How To Treat AD/HD: What the AAP Guidelines Mean

Recommendations for Treatment of AD/HD from the American Academy of Pediatrics, Subcommittee on Attention-Deficit/Hyperactivity Disorder

By Bob Seay

Children who have AD/HD should receive medication and/or behavioral treatments for their disorder with continued treatment of AD/HD as a chronic condition, according to guidelines published by the American Academy of Pediatrics (AAP) on October 1, 2001.

The recommendations were compiled by a committee that included representatives from the American Academy of Family Physicians, the American Academy of Child and Adolescent Psychiatry and other mental health groups from the United States and Canada which met over a three year period. The final document was reviewed by several organizations before receiving approval from the AAP Board of Directors.

"The AAP Clinical Practice Guidelines for ADHD succinctly summarize decades of clinical research in a set of cogent, practical, evidence-basedrecommendations," said Arthur Robin, Ph.D., Professor of Psychiatry and Behavioral Neurosciences at Wayne State University. In a conversation with ADDitudemag.com, he expressed optimism that the AAP recommendations will help put an end to many of the unfortunate myths which have prevented children and adolescents with AD/HD from receiving optimal treatment. Dr. Robin, a licensed psychologist, believes that clinicians will benefit from the newly published guide. "Practitioners of all disciplines- physicians, psychologists, social workers, and educators- will find these guidelines to be very useful," he said.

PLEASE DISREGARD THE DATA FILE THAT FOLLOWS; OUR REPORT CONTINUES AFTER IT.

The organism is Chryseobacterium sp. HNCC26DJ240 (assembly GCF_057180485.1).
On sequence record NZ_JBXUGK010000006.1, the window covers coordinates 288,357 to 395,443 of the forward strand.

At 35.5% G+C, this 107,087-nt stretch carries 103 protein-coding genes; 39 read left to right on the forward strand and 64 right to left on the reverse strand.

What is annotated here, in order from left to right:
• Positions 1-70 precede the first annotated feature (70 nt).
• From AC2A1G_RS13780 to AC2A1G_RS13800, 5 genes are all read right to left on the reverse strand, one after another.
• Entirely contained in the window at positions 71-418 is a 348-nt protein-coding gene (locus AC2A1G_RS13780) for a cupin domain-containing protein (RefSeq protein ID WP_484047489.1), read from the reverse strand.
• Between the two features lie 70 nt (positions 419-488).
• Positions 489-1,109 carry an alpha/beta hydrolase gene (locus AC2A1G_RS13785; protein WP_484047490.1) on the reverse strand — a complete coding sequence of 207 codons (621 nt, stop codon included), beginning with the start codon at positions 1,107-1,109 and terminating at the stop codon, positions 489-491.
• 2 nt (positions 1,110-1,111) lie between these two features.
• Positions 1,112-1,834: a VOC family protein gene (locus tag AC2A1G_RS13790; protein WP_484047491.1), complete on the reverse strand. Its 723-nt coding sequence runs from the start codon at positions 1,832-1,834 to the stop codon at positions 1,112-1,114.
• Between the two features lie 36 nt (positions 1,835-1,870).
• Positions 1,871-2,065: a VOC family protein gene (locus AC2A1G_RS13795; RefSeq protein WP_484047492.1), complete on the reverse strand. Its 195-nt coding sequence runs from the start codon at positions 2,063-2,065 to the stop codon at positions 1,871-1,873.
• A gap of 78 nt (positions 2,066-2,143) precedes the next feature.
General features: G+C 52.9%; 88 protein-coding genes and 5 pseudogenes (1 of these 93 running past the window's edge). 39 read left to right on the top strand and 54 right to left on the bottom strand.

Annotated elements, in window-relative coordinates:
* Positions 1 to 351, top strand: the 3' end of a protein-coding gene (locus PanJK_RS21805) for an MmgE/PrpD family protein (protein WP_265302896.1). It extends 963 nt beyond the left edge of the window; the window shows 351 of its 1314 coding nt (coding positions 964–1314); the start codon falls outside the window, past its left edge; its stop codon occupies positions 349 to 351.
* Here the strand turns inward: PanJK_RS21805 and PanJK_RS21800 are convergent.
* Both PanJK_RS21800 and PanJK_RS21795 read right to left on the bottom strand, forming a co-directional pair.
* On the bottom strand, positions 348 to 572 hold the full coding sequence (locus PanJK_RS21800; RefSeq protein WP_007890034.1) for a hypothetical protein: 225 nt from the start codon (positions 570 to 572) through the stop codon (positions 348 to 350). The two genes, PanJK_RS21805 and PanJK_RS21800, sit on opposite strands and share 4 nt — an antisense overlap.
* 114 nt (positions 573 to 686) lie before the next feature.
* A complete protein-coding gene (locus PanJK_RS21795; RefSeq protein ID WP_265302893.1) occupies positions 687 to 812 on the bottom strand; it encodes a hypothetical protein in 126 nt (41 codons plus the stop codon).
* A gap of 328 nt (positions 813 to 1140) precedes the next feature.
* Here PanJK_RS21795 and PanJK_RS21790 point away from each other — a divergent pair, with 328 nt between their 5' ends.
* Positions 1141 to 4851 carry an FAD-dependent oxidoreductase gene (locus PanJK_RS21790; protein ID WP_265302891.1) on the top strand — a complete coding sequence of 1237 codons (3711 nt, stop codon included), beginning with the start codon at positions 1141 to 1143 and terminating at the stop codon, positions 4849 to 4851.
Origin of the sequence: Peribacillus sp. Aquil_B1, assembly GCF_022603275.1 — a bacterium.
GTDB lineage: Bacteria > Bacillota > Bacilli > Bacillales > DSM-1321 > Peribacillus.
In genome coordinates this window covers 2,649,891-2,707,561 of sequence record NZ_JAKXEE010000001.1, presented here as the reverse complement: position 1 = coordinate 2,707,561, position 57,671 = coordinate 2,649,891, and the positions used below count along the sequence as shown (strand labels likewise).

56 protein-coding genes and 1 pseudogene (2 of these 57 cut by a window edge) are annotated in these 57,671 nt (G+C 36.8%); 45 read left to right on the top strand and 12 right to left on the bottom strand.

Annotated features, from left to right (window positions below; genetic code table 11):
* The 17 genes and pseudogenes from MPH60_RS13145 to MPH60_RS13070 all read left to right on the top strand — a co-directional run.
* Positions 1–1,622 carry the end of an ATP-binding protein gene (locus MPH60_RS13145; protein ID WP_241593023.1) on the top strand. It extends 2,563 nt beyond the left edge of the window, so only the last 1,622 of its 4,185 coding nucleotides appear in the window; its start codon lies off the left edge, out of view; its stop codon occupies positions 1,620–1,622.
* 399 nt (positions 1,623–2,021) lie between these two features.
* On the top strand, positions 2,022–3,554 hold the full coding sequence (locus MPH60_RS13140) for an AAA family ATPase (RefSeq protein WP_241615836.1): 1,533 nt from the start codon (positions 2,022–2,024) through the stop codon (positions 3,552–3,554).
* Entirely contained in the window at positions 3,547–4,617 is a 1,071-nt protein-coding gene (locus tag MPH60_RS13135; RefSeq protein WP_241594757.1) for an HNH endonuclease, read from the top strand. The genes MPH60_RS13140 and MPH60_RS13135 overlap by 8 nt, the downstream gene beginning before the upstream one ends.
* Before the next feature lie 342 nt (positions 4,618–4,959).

The full Guidelines for Treatment are available from the American Academy of Pediatrics .

Before Treatment Begins

The new guidelines stress the importance of an accurate diagnosis for patients suspected to have AD/HD and the consideration of other factors in the life of the child. Specifically, these recommendations are not for children who have developmental disorders, hearing problems, or who have been the victims of abuse. The authors also remind clinicians and parents that symptoms must occur in more than one setting and must meet other criteria presented in the AAP <a href="/medical.asp?DEPT_NO=501&amp;ARTICLE_NO=5&amp;ARCV=1"> Guidelines for Pediatricians Diagnosing AD/HD</a> and the <a href="/medical.asp?DEPT_NO=201&amp;ARTICLE_NO=1&amp;ARCV=1"> list of symptoms of AD/HD</a> found in the Diagnostic and Statistical Manual of Mental Disorders, Fourth Edition (DSM-IV).